At the end of the Washington Redskins' 21-13 loss to the Carolina Panthers on Sunday, quarterback Robert Griffin III stood on the field as time expired and looked at the sidelines with his arms out. His body language wasn't all that different from what any of us have done in our lifetime.

Typically, that language says, "Are you kidding me?" Or maybe, "You can't be serious."

I asked RGIII in the postgame news conference what he was upset about at the end of the game -- he clearly expressed frustration or disbelief after a pathetic last-second attempt to win the game, a short pass to Brandon Banks.

Was it the outcome, the execution of the play or the play itself?

"Everything. I mean the outcome of the game, period," he said. "We didn't execute the plays that we wanted to execute. It's a bad feeling when you are walking off the field, knowing that you didn't execute like you wanted to.

"People are going to criticize. They are going criticize to the coaches. They are going to criticize the players. They are going to say a drastic change needs to be made. I don't feel that way. I feel it's on us, the players, to make sure that we go out there and play, regardless of what Coach calls -- offense, defense or special teams. We're the ones out there playing. We've got to make plays happen."

I love this kid. He's more impressive to me now than ever.

RGIII has taken not just the offense but the team and the entire franchise on his shoulders. He stood in that postgame news conference and defended the entire organization, showing no signs of despair.

The same can't be said for his coach, Mike Shanahan, who looked like a beaten man in the postgame news conference Sunday and then pretty much declared himself beaten when he said, "You lose a game like that, now you're playing to see who obviously is going to be on your football team for years to come. I'll get a chance to evaluate players and see where we're at."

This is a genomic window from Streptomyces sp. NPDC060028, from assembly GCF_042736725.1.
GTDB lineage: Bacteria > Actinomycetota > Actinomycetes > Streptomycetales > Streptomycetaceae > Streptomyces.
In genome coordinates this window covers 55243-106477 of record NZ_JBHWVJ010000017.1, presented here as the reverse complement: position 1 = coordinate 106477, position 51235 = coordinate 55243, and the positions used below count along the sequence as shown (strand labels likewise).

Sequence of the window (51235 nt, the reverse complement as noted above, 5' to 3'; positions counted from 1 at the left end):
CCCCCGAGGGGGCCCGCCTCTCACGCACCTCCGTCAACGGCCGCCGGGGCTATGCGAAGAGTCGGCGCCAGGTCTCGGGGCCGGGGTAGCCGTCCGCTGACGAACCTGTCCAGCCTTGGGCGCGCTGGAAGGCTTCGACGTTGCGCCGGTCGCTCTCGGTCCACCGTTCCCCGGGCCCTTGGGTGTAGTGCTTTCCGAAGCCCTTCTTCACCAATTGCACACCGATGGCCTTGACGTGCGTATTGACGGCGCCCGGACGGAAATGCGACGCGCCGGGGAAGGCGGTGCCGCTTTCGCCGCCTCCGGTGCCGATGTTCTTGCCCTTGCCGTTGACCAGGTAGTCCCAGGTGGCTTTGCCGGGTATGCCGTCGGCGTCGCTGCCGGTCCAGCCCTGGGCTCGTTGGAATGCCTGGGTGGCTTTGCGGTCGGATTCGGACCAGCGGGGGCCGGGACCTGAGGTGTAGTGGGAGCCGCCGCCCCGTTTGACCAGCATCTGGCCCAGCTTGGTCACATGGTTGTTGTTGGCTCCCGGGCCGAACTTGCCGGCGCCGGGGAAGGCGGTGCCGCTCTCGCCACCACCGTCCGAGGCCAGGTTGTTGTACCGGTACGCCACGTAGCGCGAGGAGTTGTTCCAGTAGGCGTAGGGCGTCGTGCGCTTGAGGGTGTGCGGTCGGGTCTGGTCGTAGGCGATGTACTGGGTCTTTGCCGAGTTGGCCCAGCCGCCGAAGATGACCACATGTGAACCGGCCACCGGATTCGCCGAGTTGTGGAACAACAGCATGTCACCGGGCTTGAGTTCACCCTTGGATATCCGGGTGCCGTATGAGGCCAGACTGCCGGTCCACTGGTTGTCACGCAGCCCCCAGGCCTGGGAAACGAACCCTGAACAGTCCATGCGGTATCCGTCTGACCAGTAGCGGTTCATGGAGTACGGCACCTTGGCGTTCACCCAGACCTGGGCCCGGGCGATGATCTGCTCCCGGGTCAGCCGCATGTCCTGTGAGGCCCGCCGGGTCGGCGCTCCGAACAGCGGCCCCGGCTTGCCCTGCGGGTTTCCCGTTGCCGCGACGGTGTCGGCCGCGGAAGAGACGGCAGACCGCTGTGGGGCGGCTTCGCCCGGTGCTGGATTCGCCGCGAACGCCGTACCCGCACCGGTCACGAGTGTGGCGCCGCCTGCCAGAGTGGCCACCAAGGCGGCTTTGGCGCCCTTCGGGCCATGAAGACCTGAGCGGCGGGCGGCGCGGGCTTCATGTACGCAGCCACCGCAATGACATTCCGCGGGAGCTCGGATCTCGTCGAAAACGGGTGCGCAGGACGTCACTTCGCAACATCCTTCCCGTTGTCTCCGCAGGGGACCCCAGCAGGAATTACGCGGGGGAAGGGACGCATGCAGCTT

And where is the so-called general manager, Bruce Allen? Busy with his homecoming chairman duties? He should be stepping out and defending the organization -- not his 23-year-old rookie quarterback.

Now the criticisms start about RGIII, and they come from critics who are blind to the working conditions the young quarterback is facing. All he is left with as reliable receivers are Joshua Morgan and Logan Paulsen -- neither of whom will be returning to FedEx Field when they honor the 90 greatest Redskins someday.

Yet RGIII managed to complete nearly 60 percent of the 39 passes he threw and without an interception. A bad day?

Are you kidding me?

Examiner columnist Thom Loverro is the co-host of "The Sports Fix" from noon to 2 p.m. Monday through Friday on ESPN980 and Contact him at